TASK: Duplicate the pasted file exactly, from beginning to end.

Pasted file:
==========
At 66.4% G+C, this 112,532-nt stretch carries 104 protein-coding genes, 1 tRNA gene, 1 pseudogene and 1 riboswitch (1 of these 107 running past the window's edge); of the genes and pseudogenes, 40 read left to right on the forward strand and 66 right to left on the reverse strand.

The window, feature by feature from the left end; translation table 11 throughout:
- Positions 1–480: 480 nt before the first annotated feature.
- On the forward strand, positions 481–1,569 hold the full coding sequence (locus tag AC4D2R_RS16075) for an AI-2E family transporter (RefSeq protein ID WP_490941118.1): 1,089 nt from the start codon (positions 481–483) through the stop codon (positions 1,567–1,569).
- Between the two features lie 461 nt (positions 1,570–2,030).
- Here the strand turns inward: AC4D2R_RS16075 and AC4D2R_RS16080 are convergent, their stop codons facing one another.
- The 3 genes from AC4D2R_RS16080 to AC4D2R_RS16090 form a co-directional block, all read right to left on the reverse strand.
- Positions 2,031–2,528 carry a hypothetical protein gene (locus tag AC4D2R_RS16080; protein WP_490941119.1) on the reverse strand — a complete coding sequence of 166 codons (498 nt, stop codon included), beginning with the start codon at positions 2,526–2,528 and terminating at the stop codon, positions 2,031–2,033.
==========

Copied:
At 66.4% G+C, this 112,532-nt stretch carries 104 protein-coding genes, 1 tRNA gene, 1 pseudogene and 1 riboswitch (1 of these 107 running past the window's edge); of the genes and pseudogenes, 40 read left to right on the forward strand and 66 right to left on the reverse strand.

The window, feature by feature from the left end; translation table 11 throughout:
- Positions 1–480: 480 nt before the first annotated feature.
- On the forward strand, positions 481–1,569 hold the full coding sequence (locus tag AC4D2R_RS16075) for an AI-2E family transporter (RefSeq protein ID WP_490941118.1): 1,089 nt from the start codon (positions 481–483) through the stop codon (positions 1,567–1,569).
- Between the two features lie 461 nt (positions 1,570–2,030).
- Here the strand turns inward: AC4D2R_RS16075 and AC4D2R_RS16080 are convergent, their stop codons facing one another.
- The 3 genes from AC4D2R_RS16080 to AC4D2R_RS16090 form a co-directional block, all read right to left on the reverse strand.
- Positions 2,031–2,528 carry a hypothetical protein gene (locus tag AC4D2R_RS16080; protein WP_490941119.1) on the reverse strand — a complete coding sequence of 166 codons (498 nt, stop codon included), beginning with the start codon at positions 2,526–2,528 and terminating at the stop codon, positions 2,031–2,033.